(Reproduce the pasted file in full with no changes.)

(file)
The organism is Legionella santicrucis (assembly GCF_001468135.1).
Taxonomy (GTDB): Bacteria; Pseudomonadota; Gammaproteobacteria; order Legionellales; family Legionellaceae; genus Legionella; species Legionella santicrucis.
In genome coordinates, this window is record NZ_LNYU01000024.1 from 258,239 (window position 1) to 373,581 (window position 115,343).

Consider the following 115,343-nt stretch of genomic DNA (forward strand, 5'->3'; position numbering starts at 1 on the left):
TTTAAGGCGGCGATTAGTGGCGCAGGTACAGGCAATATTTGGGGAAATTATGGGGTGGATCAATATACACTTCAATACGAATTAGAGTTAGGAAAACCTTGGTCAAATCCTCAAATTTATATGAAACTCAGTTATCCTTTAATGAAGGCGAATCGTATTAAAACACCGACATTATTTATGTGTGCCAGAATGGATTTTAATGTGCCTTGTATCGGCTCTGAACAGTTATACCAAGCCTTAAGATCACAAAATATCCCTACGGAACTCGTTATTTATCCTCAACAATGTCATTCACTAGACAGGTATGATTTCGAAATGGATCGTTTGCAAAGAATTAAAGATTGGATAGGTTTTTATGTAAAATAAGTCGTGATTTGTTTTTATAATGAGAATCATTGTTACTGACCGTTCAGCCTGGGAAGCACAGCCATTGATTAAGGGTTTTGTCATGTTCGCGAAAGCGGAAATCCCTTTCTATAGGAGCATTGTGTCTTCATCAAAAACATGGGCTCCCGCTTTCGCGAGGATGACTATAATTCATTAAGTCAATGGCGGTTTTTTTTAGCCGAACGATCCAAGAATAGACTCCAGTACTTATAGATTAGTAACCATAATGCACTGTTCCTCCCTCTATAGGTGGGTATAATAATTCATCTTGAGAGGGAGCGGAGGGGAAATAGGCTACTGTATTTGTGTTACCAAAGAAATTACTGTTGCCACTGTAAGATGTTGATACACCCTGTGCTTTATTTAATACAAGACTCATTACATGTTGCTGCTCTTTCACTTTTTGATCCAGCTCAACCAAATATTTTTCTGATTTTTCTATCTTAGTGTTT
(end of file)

The organism is Legionella santicrucis (assembly GCF_001468135.1).
Taxonomy (GTDB): Bacteria; Pseudomonadota; Gammaproteobacteria; order Legionellales; family Legionellaceae; genus Legionella; species Legionella santicrucis.
In genome coordinates, this window is record NZ_LNYU01000024.1 from 258,239 (window position 1) to 373,581 (window position 115,343).

Consider the following 115,343-nt stretch of genomic DNA (forward strand, 5'->3'; position numbering starts at 1 on the left):
TTTAAGGCGGCGATTAGTGGCGCAGGTACAGGCAATATTTGGGGAAATTATGGGGTGGATCAATATACACTTCAATACGAATTAGAGTTAGGAAAACCTTGGTCAAATCCTCAAATTTATATGAAACTCAGTTATCCTTTAATGAAGGCGAATCGTATTAAAACACCGACATTATTTATGTGTGCCAGAATGGATTTTAATGTGCCTTGTATCGGCTCTGAACAGTTATACCAAGCCTTAAGATCACAAAATATCCCTACGGAACTCGTTATTTATCCTCAACAATGTCATTCACTAGACAGGTATGATTTCGAAATGGATCGTTTGCAAAGAATTAAAGATTGGATAGGTTTTTATGTAAAATAAGTCGTGATTTGTTTTTATAATGAGAATCATTGTTACTGACCGTTCAGCCTGGGAAGCACAGCCATTGATTAAGGGTTTTGTCATGTTCGCGAAAGCGGAAATCCCTTTCTATAGGAGCATTGTGTCTTCATCAAAAACATGGGCTCCCGCTTTCGCGAGGATGACTATAATTCATTAAGTCAATGGCGGTTTTTTTTAGCCGAACGATCCAAGAATAGACTCCAGTACTTATAGATTAGTAACCATAATGCACTGTTCCTCCCTCTATAGGTGGGTATAATAATTCATCTTGAGAGGGAGCGGAGGGGAAATAGGCTACTGTATTTGTGTTACCAAAGAAATTACTGTTGCCACTGTAAGATGTTGATACACCCTGTGCTTTATTTAATACAAGACTCATTACATGTTGCTGCTCTTTCACTTTTTGATCCAGCTCAACCAAATATTTTTCTGATTTTTCTATCTTAGTGTTT